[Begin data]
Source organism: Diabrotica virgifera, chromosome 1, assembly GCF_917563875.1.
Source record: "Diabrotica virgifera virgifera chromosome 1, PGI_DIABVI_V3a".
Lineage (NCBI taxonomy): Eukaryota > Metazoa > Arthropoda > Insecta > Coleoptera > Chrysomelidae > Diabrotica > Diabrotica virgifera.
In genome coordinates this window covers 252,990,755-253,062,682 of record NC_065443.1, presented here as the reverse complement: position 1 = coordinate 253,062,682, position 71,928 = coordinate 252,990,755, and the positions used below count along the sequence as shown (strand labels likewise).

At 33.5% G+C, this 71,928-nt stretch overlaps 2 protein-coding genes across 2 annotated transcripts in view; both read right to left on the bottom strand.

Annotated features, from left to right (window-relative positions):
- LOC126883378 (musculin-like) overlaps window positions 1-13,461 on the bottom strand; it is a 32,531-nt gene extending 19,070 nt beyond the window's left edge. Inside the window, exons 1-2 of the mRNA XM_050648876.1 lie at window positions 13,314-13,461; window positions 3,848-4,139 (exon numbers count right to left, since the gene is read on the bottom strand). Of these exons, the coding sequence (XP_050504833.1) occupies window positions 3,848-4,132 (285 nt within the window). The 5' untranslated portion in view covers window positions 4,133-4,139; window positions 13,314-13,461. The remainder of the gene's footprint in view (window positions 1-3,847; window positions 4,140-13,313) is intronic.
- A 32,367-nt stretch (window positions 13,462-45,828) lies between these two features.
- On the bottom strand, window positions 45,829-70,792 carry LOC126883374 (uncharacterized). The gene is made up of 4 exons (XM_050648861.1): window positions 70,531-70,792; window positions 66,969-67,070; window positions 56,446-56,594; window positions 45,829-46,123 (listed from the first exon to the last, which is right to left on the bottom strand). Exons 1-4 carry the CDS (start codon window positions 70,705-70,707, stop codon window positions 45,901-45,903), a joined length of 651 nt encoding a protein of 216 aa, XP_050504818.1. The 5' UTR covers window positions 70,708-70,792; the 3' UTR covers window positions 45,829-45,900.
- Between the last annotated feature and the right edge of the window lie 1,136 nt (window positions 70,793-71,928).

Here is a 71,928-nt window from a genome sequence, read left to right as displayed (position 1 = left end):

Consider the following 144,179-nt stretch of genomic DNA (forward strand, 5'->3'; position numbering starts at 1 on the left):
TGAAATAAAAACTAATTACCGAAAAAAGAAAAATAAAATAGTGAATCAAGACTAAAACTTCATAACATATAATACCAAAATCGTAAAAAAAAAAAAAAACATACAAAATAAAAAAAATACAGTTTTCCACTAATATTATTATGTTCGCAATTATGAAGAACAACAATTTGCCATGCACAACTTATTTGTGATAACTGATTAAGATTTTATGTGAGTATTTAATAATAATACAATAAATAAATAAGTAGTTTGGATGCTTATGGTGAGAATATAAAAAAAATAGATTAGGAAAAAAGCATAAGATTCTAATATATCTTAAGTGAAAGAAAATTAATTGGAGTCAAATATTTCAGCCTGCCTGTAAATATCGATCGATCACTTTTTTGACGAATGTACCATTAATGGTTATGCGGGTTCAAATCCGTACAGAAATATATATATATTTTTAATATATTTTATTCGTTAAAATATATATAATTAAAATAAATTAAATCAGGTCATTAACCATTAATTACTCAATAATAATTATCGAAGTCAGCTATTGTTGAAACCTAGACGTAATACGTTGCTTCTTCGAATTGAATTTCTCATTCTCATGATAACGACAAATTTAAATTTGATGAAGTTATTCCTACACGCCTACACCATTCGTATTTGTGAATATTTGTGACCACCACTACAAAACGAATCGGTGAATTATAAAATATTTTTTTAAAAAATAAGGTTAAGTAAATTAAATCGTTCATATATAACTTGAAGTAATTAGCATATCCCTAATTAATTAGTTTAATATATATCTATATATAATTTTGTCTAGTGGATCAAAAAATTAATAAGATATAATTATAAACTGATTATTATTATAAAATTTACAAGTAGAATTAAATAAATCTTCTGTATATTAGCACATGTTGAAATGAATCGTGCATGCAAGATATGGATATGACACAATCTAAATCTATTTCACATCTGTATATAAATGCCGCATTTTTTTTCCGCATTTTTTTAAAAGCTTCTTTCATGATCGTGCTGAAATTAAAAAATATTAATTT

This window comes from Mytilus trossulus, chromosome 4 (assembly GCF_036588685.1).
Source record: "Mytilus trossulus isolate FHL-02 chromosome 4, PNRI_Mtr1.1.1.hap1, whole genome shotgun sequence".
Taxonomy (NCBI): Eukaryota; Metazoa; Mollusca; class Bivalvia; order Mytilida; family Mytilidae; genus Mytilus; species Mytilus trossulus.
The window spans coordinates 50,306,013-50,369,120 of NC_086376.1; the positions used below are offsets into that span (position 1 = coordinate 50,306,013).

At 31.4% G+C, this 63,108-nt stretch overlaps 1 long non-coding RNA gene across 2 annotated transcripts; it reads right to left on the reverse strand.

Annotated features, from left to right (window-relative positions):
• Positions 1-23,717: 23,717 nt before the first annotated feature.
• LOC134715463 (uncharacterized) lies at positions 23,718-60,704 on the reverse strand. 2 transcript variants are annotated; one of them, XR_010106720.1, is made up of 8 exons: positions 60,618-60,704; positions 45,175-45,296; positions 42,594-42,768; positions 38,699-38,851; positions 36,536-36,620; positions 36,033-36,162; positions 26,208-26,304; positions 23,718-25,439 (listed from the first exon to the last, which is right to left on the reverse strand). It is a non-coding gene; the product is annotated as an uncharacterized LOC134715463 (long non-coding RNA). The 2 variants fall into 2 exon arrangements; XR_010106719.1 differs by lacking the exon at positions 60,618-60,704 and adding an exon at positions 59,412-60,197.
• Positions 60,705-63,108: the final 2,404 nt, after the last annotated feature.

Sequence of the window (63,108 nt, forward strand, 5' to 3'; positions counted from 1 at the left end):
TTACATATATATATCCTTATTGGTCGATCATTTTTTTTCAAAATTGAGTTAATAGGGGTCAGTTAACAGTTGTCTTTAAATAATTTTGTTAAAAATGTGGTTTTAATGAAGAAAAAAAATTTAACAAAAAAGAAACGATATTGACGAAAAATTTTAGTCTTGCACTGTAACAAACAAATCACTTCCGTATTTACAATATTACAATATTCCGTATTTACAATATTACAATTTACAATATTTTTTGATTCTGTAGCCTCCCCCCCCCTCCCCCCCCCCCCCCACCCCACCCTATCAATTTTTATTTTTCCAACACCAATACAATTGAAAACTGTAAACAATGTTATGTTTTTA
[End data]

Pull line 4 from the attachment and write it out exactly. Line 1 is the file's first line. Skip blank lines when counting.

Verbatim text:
In genome coordinates this window covers 252,990,755-253,062,682 of record NC_065443.1, presented here as the reverse complement: position 1 = coordinate 253,062,682, position 71,928 = coordinate 252,990,755, and the positions used below count along the sequence as shown (strand labels likewise).